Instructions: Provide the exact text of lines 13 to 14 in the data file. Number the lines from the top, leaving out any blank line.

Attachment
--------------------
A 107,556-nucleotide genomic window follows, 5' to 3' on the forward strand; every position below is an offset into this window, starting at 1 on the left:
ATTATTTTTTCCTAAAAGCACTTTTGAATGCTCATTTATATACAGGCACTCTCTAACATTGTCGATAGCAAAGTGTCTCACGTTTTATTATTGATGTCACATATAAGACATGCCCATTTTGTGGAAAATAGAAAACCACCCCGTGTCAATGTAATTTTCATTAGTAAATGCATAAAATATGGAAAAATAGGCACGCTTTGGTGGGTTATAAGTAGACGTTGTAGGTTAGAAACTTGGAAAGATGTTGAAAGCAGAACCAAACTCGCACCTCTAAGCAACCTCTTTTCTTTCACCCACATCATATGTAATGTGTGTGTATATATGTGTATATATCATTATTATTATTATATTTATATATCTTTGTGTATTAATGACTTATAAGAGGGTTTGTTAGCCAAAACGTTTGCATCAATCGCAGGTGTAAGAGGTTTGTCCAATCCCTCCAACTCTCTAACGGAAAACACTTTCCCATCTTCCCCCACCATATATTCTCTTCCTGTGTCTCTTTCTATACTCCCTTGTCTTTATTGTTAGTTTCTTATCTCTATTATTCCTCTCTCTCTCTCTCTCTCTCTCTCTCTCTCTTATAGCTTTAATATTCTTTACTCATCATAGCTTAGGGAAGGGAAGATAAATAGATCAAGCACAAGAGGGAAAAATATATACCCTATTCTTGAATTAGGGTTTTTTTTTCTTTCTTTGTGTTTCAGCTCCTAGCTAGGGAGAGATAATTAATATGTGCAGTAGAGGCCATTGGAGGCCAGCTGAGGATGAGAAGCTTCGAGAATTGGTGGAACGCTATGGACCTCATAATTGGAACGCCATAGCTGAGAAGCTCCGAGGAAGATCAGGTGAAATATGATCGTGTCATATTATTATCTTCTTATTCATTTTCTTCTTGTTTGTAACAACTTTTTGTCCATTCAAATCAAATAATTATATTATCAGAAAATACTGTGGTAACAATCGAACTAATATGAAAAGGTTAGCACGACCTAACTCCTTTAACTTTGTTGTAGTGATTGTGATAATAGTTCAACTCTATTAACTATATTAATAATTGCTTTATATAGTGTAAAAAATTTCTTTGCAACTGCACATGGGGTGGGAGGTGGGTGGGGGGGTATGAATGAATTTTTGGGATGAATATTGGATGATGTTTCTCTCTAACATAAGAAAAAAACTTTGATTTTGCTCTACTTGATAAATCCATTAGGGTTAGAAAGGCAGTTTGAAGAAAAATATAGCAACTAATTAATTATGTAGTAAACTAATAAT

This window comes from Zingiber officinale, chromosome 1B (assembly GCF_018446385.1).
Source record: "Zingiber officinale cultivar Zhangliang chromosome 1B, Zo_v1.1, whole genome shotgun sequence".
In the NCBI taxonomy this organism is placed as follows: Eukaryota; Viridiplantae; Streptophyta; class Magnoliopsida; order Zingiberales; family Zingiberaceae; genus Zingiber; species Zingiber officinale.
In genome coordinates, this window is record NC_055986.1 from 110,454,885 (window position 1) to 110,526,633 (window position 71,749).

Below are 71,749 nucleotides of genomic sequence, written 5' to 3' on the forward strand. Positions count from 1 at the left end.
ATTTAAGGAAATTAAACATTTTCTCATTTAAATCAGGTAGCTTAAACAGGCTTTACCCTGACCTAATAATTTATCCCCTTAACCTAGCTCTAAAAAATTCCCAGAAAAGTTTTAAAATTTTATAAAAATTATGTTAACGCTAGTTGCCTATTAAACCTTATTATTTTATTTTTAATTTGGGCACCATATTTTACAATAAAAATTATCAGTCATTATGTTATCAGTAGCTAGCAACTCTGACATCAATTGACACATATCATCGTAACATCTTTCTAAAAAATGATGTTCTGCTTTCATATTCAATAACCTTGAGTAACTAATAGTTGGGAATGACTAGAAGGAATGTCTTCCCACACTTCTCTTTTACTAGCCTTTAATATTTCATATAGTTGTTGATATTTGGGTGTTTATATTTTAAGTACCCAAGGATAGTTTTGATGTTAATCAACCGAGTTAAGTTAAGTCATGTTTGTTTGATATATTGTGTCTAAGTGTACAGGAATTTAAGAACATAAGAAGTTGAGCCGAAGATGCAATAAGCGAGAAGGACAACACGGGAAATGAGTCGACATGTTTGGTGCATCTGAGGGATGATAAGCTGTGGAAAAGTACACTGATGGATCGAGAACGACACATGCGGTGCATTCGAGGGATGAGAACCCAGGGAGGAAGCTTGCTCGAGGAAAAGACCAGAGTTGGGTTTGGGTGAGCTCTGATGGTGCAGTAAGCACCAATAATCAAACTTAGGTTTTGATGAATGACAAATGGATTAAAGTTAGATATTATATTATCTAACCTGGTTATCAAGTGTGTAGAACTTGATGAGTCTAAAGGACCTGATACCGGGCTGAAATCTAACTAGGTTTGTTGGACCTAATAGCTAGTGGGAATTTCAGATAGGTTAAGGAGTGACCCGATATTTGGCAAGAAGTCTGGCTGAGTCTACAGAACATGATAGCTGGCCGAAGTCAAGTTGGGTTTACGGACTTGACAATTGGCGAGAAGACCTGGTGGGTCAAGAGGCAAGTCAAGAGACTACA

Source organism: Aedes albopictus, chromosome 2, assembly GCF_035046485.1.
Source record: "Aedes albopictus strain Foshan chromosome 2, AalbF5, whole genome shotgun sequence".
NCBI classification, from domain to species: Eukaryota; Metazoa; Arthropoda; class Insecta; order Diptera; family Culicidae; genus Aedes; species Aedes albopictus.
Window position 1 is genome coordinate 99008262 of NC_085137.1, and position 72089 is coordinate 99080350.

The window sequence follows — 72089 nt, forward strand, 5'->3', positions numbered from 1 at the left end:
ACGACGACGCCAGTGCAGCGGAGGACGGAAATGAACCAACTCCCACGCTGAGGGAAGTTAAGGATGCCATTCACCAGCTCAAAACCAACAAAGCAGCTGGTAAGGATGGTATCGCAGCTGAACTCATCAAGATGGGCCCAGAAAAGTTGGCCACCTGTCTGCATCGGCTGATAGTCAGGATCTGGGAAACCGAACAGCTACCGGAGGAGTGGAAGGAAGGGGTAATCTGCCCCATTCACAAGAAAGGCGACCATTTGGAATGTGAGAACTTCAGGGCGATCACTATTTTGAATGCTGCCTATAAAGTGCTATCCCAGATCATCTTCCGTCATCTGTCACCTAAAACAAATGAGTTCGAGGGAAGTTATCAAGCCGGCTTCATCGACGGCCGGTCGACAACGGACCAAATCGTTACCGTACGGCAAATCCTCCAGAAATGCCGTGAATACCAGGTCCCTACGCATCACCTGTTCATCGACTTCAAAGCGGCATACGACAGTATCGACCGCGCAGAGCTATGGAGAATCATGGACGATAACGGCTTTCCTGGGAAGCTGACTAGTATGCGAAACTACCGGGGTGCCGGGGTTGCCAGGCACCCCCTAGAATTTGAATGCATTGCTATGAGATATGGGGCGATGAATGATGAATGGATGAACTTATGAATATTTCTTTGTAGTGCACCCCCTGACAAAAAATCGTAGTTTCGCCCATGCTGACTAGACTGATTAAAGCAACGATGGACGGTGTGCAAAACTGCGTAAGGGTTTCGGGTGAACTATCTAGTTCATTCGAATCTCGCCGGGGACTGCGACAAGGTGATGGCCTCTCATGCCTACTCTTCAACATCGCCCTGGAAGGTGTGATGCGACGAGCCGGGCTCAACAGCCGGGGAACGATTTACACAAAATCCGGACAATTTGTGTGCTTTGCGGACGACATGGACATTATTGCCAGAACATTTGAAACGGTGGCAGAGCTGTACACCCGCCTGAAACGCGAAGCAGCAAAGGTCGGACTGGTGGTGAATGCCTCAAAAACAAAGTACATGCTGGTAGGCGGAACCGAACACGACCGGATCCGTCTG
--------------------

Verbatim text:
The window sequence follows — 72089 nt, forward strand, 5'->3', positions numbered from 1 at the left end:
ACGACGACGCCAGTGCAGCGGAGGACGGAAATGAACCAACTCCCACGCTGAGGGAAGTTAAGGATGCCATTCACCAGCTCAAAACCAACAAAGCAGCTGGTAAGGATGGTATCGCAGCTGAACTCATCAAGATGGGCCCAGAAAAGTTGGCCACCTGTCTGCATCGGCTGATAGTCAGGATCTGGGAAACCGAACAGCTACCGGAGGAGTGGAAGGAAGGGGTAATCTGCCCCATTCACAAGAAAGGCGACCATTTGGAATGTGAGAACTTCAGGGCGATCACTATTTTGAATGCTGCCTATAAAGTGCTATCCCAGATCATCTTCCGTCATCTGTCACCTAAAACAAATGAGTTCGAGGGAAGTTATCAAGCCGGCTTCATCGACGGCCGGTCGACAACGGACCAAATCGTTACCGTACGGCAAATCCTCCAGAAATGCCGTGAATACCAGGTCCCTACGCATCACCTGTTCATCGACTTCAAAGCGGCATACGACAGTATCGACCGCGCAGAGCTATGGAGAATCATGGACGATAACGGCTTTCCTGGGAAGCTGACTAGTATGCGAAACTACCGGGGTGCCGGGGTTGCCAGGCACCCCCTAGAATTTGAATGCATTGCTATGAGATATGGGGCGATGAATGATGAATGGATGAACTTATGAATATTTCTTTGTAGTGCACCCCCTGACAAAAAATCGTAGTTTCGCCCATGCTGACTAGACTGATTAAAGCAACGATGGACGGTGTGCAAAACTGCGTAAGGGTTTCGGGTGAACTATCTAGTTCATTCGAATCTCGCCGGGGACTGCGACAAGGTGATGGCCTCTCATGCCTACTCTTCAACATCGCCCTGGAAGGTGTGATGCGACGAGCCGGGCTCAACAGCCGGGGAACGATTTACACAAAATCCGGACAATTTGTGTGCTTTGCGGACGACATGGACATTATTGCCAGAACATTTGAAACGGTGGCAGAGCTGTACACCCGCCTGAAACGCGAAGCAGCAAAGGTCGGACTGGTGGTGAATGCCTCAAAAACAAAGTACATGCTGGTAGGCGGAACCGAACACGACCGGATCCGTCTG